Month: October 2011

Blindness by José Saramago

Blindness – José Saramago

Intro Blindness is one of the book selections for this month in our book group, and I am, unfortunately for most, the moderator. I was trusted with the task because almost everyone knows how big a Saramago fan I am. I would say for the umpteenth time that Saramago is like a grandfather to me. So the old man is dead but his novels are still alive. I can only hope that they will outlive us all. The Nobel laureate was a prolific writer despite starting his literary career way past his prime. But they say that life begins at 40. It never is too late then. This book has a film adaptation that features the beautiful Julianne Moore and Mark Ruffalo. They seem to be always together, huh? That film, The Kids Are All Right? But let’s not talk about that. The Rhapsody Blindness is a dystopian novel that shows us the possible effects if the people of a sound society lose their sense of sight. As much as possible, we don’t want to …

Gone With The Wind Diaries, II

Day 05: Chapters 10, 11, 12 Gerald O’Hara is supposed to take Scarlett back to Tara, but our Scarlett was able to blackmail him for losing a huge amount of money over a game of poker. Which proves that Scarlett is a cunning woman. Which further proves that she is not as stupid as we give her uhm, discredit for. And what the F&H! Scarlett is reading Ashley’s letters to Melanie. Which is fine with me because it made me like Ashley so much more. Which gives me a dilemma. I also like Rhett. The men have similar ideas regarding the war, which baffles our stupid Scarlett, for can a gentleman and a scoundrel share the same thoughts about the war? And the war is superseding the gender roles and customs that aren’t as immutable as they should be. They are starting to go away with the wind. People are coping with the changes that the war is bringing. Which leads us to a question: should there always be a war to make changes? Day …

The Interrogation – J. M. G. Le Clézio

Who bought it: Me. What is it: It is about the philosophical meanderings of a solitary man. If you ask me, it sounds like Albert Camus’s The Stranger. When: October 22, 2011 Where: Book Sale – Walter Mart Munoz Why: It’s supposedly the best work of this Nobel laureate. And I have wanted to buy a copy of this book for months now. I’m glad I have not bought it at a regular book store. How much: Php 145.00

Ulysses – James Joyce

Who bought it: My dearest Huhi! Lest you get it wrong, Huhi is an exclusive term of endearment that I share with one of my closest college friends, Joan Pili David! What is it: It’s about an ordinary day in the city of Dublin. What is so critical about it? I read somewhere that it boasts of verbosity, obscenity, and allusions to Greek mythology. Should be fun, yes? And hard? When: October 19, 2011 Where: Why: There is so much acclaim in this novel. It is Modern Library’s top novel in its list. Time Magazine even bothered to make a disclaimer on why it isn’t included in their list of 100 books. You don’t know why? Time Magazine’s list is only inclusive of novels that were published since the magazine was born. Ulysses is a year earlier, I think. Which isn’t so bad because that makes it the 101st book, right? How much: It’s an early Christmas gift, so I’d rather not put the price. But yes, the receipt is included in the package.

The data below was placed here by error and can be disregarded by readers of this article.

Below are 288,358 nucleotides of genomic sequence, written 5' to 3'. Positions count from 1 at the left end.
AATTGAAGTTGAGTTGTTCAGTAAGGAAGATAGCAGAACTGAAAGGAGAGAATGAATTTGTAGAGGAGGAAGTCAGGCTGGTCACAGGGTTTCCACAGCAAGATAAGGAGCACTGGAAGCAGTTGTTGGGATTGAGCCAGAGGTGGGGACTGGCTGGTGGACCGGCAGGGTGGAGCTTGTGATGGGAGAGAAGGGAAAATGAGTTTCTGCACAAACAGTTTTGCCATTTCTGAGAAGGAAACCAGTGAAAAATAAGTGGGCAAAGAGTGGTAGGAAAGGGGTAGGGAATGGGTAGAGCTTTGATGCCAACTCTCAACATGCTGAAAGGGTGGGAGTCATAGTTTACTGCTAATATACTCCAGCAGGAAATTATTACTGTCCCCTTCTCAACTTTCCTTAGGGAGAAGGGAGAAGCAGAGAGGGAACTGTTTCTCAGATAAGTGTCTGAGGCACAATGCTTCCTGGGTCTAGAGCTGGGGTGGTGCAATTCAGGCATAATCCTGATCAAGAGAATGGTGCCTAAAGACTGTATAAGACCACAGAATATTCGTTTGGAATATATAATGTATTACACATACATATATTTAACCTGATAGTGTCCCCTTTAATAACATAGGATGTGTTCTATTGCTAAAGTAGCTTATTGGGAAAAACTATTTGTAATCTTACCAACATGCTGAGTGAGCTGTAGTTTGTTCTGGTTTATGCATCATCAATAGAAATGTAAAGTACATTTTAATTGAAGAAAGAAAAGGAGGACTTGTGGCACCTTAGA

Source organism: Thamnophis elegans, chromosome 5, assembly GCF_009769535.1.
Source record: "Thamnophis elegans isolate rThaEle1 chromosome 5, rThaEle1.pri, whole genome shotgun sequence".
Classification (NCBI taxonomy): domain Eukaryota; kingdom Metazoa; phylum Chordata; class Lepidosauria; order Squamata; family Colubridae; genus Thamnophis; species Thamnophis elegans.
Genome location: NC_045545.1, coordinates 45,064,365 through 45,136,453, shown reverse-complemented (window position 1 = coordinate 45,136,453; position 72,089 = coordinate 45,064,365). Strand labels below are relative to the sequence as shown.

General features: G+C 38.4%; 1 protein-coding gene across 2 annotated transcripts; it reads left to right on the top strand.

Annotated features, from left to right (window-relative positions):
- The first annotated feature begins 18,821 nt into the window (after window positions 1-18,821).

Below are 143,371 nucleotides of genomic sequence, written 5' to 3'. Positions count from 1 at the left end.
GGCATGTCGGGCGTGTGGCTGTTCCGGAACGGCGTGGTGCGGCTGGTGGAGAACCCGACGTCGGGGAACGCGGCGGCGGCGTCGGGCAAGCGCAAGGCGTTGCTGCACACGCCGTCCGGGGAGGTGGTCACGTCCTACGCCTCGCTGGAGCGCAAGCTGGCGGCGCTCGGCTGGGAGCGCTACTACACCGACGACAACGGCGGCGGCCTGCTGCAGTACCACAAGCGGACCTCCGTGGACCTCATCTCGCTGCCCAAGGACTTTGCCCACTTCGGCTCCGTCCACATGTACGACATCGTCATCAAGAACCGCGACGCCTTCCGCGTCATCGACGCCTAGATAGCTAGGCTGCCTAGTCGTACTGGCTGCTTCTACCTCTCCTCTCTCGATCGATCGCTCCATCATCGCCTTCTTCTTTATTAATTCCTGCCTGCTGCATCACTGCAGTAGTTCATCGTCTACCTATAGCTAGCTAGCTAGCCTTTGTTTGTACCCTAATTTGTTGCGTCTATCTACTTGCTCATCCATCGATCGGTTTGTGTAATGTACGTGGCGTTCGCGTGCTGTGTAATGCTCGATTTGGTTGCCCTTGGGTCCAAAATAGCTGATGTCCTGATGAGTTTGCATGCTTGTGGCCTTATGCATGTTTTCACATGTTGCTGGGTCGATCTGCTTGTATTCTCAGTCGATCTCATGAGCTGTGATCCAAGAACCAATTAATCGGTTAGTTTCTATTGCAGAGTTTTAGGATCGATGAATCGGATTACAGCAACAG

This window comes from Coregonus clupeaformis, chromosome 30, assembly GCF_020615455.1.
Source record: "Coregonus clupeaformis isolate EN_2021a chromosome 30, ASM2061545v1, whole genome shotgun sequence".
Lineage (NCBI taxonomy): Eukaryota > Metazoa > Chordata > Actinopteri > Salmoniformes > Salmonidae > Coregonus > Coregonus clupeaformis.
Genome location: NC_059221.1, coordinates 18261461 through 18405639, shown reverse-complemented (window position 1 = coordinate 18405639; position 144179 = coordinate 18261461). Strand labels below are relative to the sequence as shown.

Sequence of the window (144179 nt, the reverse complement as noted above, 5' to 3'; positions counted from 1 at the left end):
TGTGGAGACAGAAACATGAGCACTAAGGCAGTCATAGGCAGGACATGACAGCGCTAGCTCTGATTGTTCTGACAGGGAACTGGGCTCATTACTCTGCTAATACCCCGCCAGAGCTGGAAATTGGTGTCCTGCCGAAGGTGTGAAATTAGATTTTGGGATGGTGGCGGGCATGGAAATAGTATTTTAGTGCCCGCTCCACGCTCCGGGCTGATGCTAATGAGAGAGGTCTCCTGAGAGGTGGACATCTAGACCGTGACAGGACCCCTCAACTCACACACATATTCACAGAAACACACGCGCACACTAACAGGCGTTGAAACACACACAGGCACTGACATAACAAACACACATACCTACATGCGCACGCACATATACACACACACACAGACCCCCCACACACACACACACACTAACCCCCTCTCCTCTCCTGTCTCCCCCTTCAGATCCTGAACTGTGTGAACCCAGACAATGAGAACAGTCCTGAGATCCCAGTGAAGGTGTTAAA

Ship Fever: Stories – Andrea Barrett

Who bought it: Me. What is it: A collection of short stories about the science of love and the love of science. Ship Fever is the carrier single, I mean story. The cover looks nice. Yes, I have started on this habit of quasi-judging books by their covers. When: October 18, 2011 Where: Book Sale – Makati Square Why: Another National Book Award winner. I haven’t failed at seeing one in every Book Sale branch since I started collecting these books. How much: Php 45.00 (Image courtesy of

Gone With The Wind Diaries, I

Day 01: Chapters 01, 02 Scarlett O’Hara spends an afternoon with the Tarleton twins, who are both interested in our protagonist. Scarlett is quite enjoying the attention that the twins are giving her, but she is bored by their war talk. As she steers the conversation towards a barbecue to be held the next day, she learns from the Tarletons that Ashley Wilkes, the object of her desire, is going to announce his engagement to some girl. Scarlett gets agitated. I was like, whoa, you already have twins fawning over you, and you still want another guy? But this other guy is too cerebral for Scarlett. Arts, poetry, books; that’s what Ashley is made of. And the people call that eccentric. Sheesh. Since Scarlett could not find peace, she confirms the piece of rumor to her father. The latter confirms, so our protagonist’s heart is broken. I find the first two chapters promising, which are filled with intrigue and yes, romance! And yes, there is war, there is going to be war. Day 02: Chapters …

The Crying of Lot 49 by Thomas Pynchon

The Crying of Lot 49 – Thomas Pynchon

Intro I bought this book the same day that I bought my violin. January 30, 2009. My superstitious self tells me that I shouldn’t have bought this book with Karl Johan, my violin; I should have seen it as a portent. A portent of what? That I would not be able to make Karl Johan sing. That I would abandon my classical music pursuit. For the time being, at least. And why am I talking about my violin here? It’s because I don’t know how to start writing about this book. The Rhapsody Thomas Pynchon, as one of my bookish friends pointed out, is an elusive writer. Is he even a real person? We don’t know, but we would like to believe that he is, given the acclaim that he is being regarded with, along with other American literary giants like Cormac McCarthy, Don DeLillo, and Philip Roth. This book is probably his shortest work, and just like the elusive trait of its author, it eluded my understanding. I do not know what this book …